Heading to Hong Kong? Picking up an Octopus card for transport (the MTR subway/metro, coaches, buses, ferries, and tramways) and purchases at shops, restaurants and cafés is one of the smartest moves that a business traveller can make.
But how does it work? It's hard to figure out, because there's no one source of useful information online, so Australian Business Traveller has put together a guide for getting and using an Octopus card in Hong Kong.
What is it and where can I use it?
Octopus is a contactless smart card, similar to London's Oyster card (check out our how-to guide for using Oyster). It uses an RFID chip that debits your Octopus account when you touch it to a yellow reader.
You can top up your account automatically (you'll need a Hong Kong address to receive an activation letter) or at any of the numerous service centres across Hong Kong.
You need to tap in and out of the MTR, but for all other purchases you'll only need to tap once.
How and where do I buy an Octopus card?
Standard "on-loan" Octopus cards are for sale at all MTR stations, including at the airport. Unless you're a resident, you'll probably want the Standard On-Loan Octopus rather than the AAVS automatic top-up version.
As of 28 February 2011, the Hong Kong to Australian dollar exchange rate is roughly HK$100=12.65A$. So roughly knock a decimal point off the Hong Kong dollar amount to convert it.
The card itself is a refundable HK$50 deposit, plus HK$100 initial stored value, for a total of HK$150. That's about A$18 in total.
A maximum of HK$1000 of prepay money can be loaded onto a card, which is about A.
Automated machines that take credit cards and cash are available to top up your Octopus account. However, if you're using a non-Hong Kong credit card you may have to talk to a real live human being in the ticket office unless you have enough cash on you.
How much are fares?
Like many metro systems, Hong Kong's MTR operates on a zone system.
From Hong Kong to the airport on the Airport Express, a single trip is HK$100, with a round trip at HK$180.
Short-term visitors will want to consider the non-Octopus Airport Express Travel Pass. (This is also available on a magnetic swipe card rather than Octopus.) HK$220 gets you a single Airport Express journey and 3 days of unlimited travel on MTR, Light Rail and MTR Bus (except Airport Express, East Rail Line First Class, Lo Wu and Lok Ma Chau stations). HK$80 more gets you a return journey on the Airport Express and the same 3 days of unlimited travel.
Alternatively, there is a Tourist Day Pass (on a magnetic swipe card and not Octopus) that gives unlimited travel on MTR and Light Rail (but not the Airport Express or buses).
To figure out how much your journey will be, there's an excellent (Flash-based) MTR journey planner website, but here's a selection of common central Hong Kong journeys for business travellers.
From Hong Kong to Tsim Sha Tsui is HK$7.90 with Octopus, or HK$8.50 for a single ticket.
From Kowloon to Causeway Bay, the fare is HK$9.70 with Octopus, or HK$10.50 for a single ticket.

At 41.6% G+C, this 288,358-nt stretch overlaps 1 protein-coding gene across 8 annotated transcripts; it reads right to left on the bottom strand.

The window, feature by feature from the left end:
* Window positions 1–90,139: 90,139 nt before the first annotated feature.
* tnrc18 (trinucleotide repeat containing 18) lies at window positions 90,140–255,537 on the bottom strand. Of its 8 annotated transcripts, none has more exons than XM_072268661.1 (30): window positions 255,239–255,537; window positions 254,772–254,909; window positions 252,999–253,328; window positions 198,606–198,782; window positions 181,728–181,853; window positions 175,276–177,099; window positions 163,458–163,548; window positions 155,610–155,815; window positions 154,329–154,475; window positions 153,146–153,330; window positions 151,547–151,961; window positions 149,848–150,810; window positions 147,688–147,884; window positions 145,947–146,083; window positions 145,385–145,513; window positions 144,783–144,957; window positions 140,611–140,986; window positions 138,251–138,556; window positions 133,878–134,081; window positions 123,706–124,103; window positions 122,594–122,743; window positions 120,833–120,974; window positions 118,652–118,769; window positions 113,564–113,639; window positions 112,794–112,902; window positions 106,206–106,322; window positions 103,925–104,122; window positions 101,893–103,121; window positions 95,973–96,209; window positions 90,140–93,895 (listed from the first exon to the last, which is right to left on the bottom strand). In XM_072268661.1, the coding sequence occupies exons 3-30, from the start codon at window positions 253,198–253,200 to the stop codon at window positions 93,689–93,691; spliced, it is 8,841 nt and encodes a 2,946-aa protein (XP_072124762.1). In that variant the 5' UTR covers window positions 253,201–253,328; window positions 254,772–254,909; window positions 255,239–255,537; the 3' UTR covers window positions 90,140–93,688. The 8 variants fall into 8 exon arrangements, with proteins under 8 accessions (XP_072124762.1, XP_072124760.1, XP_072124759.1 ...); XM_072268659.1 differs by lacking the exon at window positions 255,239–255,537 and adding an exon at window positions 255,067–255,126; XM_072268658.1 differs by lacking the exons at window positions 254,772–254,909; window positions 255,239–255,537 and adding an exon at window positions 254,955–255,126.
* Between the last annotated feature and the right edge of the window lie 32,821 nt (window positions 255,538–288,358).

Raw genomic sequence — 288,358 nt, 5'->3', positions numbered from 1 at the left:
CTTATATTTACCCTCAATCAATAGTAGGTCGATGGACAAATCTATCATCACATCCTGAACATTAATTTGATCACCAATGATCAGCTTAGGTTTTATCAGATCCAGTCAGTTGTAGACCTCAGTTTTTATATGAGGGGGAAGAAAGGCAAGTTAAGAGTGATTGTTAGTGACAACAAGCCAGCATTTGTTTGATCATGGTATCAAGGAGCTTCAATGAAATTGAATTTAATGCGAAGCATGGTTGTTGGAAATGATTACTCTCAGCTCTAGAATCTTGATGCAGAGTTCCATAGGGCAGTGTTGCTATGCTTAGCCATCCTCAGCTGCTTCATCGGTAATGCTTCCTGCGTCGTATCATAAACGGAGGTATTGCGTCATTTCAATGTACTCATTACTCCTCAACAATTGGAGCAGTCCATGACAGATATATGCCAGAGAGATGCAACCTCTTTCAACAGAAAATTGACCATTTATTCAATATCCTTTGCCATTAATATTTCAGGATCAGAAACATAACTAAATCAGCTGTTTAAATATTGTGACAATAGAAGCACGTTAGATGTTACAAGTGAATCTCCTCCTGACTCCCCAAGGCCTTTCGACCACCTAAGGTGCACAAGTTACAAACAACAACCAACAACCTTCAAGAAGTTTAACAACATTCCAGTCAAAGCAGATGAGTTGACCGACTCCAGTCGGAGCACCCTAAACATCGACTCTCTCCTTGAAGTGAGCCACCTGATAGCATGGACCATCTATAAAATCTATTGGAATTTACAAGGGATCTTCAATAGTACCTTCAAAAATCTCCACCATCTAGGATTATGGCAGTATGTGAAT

From Central to Admiralty, it's HK$3.70 with Octopus, or HK$4.00 for a single ticket.
You can also use Octopus on buses -- and, despite their often confusing routes and fare structures, they're an excellent way to see the city. Expect to pay between HKD$3-12 per journey depending on distance.
Should I register my Octopus card?
Only if you've arranged for the AAVS automatic top-up or Personalised Octopus version. You can't register a Standard On-Loan Octopus.
How do I get my money back off my Octopus card?
At the end of your trip, you'll probably have some money left on your card. If you're planning to come back, keep hold of it for next time! If not, then you'll probably want to get your money back -- including the deposit. For full details of the process, check out the Octopus refund page, but here's the lowdown.
Head to an MTR Customer Service Centre (at all MTR stations, including at the airport).
If your Standard On-Loan Octopus balance is less than HKD$500, you'll get an on-the-spot refund, less a HK$7 processing fee if you've returned it within three months of issue. That fee goes up to HK$30 if you've damaged it in any way, which includes writing on, bending or cutting your Octopus, or attaching stickers to it.
If you've more than HK$500 on the card, it has to be sent off for processing, which is a major pain. Octopus only promises to "notify you of the refund arrangement within nine working days", and will usually send you a cheque. So make sure that you've got under HK$500 on an Octopus card as you come to the end of your stay in Hong Kong.
So what about using my Octopus card elsewhere?
There's an incredibly wide range of places you can use Octopus, from shops, supermarkets, restaurants, bookstores and car parks to cinemas, swimming pools and vending machines. You can even use it in various places in Shenzhen and Macau.
About John Walton
Aviation journalist and travel columnist John took his first long-haul flight when he was eight weeks old and hasn't looked back since. Well, except when facing rearwards in business class.